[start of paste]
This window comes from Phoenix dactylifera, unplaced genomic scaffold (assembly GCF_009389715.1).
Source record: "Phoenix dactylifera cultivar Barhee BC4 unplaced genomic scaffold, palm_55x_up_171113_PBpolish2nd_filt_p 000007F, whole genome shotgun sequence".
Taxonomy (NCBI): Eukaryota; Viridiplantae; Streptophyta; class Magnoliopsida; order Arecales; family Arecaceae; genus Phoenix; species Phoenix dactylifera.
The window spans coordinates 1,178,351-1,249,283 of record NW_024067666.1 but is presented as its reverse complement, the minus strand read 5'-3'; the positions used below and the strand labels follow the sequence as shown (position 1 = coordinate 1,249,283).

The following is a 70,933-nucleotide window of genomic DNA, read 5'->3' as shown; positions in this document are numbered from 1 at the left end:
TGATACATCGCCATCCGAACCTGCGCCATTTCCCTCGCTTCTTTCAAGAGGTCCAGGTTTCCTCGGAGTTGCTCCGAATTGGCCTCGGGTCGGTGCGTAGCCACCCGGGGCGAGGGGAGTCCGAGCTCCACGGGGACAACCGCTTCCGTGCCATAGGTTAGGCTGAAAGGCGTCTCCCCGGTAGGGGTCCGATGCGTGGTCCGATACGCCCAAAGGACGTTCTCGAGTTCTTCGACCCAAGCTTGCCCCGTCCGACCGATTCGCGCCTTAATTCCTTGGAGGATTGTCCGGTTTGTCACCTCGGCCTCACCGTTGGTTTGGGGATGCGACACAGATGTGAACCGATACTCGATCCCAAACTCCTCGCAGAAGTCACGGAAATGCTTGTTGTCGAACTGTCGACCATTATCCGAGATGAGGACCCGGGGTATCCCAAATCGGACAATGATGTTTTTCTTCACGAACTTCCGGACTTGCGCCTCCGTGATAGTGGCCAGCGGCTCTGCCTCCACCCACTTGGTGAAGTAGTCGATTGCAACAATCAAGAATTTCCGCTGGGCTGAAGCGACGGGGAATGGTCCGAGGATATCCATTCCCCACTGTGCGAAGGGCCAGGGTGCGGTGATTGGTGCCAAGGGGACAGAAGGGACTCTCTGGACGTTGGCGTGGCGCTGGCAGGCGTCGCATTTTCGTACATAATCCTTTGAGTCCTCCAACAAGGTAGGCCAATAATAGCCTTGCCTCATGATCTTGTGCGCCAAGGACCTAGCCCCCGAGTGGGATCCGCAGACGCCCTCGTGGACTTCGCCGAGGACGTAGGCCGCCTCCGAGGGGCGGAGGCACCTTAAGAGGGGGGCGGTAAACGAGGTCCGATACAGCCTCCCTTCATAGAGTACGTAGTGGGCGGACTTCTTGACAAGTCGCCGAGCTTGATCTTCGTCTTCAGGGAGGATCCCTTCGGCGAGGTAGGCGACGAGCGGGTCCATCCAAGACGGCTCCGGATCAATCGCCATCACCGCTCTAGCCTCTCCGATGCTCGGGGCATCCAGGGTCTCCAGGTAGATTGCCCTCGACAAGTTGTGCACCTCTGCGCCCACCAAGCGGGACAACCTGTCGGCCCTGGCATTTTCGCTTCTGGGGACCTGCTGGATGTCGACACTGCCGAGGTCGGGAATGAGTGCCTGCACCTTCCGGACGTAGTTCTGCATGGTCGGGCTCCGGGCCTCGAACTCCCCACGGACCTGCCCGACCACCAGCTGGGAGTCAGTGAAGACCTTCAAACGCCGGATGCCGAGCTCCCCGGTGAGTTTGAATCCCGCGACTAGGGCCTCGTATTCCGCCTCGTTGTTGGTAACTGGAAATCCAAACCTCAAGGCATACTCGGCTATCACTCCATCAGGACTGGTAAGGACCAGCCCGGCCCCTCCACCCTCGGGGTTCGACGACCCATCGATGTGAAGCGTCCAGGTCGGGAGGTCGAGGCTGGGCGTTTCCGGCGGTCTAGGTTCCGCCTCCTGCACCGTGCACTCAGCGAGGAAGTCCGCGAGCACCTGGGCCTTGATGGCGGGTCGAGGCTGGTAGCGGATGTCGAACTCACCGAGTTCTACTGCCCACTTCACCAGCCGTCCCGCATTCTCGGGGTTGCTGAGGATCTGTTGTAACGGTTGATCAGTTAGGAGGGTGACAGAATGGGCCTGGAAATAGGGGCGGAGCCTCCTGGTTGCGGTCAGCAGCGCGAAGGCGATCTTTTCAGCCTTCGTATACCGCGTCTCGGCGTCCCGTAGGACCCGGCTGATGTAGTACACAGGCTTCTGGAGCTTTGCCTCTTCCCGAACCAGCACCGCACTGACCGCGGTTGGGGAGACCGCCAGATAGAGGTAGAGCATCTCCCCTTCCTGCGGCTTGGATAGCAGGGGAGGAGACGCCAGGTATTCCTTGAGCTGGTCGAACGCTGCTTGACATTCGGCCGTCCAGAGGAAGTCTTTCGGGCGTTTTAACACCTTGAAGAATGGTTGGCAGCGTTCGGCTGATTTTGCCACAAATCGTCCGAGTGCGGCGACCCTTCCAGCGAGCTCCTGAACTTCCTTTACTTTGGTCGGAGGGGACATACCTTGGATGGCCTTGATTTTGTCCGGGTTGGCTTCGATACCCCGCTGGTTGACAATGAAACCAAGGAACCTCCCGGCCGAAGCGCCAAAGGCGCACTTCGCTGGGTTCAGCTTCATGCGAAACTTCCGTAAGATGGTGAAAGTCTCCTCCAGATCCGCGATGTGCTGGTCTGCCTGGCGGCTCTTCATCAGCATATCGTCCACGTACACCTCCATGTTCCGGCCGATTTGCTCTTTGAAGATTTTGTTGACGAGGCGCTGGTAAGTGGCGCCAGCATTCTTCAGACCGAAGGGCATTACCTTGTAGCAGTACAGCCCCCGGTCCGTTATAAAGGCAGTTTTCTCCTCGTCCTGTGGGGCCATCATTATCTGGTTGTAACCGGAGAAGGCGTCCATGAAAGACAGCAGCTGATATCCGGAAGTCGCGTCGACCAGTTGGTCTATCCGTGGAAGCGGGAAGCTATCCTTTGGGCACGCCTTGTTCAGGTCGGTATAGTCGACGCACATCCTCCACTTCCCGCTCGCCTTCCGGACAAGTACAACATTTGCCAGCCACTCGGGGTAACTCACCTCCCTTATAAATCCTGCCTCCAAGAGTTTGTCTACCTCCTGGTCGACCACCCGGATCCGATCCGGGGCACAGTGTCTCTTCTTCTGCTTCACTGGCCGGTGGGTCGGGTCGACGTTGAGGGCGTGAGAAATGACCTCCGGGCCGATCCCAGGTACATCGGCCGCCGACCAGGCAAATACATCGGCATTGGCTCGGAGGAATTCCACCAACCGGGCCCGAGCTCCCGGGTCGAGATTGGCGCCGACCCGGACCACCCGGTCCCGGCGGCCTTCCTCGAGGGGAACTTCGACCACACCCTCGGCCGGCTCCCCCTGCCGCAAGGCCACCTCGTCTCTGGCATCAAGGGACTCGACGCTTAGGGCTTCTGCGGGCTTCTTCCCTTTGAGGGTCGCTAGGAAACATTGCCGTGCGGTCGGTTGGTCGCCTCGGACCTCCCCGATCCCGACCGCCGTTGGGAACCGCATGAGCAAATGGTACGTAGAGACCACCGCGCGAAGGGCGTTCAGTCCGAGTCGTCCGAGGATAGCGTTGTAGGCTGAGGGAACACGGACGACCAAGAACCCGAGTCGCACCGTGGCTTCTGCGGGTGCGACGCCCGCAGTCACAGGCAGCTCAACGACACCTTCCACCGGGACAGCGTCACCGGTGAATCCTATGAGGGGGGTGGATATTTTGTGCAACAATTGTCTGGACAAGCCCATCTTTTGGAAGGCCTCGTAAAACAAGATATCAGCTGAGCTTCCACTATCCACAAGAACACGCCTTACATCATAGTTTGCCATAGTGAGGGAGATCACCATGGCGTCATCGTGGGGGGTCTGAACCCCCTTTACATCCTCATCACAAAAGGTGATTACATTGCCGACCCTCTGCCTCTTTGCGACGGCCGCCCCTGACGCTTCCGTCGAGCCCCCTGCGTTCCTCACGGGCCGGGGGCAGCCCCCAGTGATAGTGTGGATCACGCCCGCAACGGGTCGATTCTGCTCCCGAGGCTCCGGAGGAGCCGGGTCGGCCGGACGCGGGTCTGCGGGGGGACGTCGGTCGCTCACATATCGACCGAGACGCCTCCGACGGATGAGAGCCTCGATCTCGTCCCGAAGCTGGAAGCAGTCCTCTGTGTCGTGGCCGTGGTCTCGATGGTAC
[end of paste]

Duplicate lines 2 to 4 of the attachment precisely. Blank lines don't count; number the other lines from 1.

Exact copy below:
Source record: "Phoenix dactylifera cultivar Barhee BC4 unplaced genomic scaffold, palm_55x_up_171113_PBpolish2nd_filt_p 000007F, whole genome shotgun sequence".
Taxonomy (NCBI): Eukaryota; Viridiplantae; Streptophyta; class Magnoliopsida; order Arecales; family Arecaceae; genus Phoenix; species Phoenix dactylifera.
The window spans coordinates 1,178,351-1,249,283 of record NW_024067666.1 but is presented as its reverse complement, the minus strand read 5'-3'; the positions used below and the strand labels follow the sequence as shown (position 1 = coordinate 1,249,283).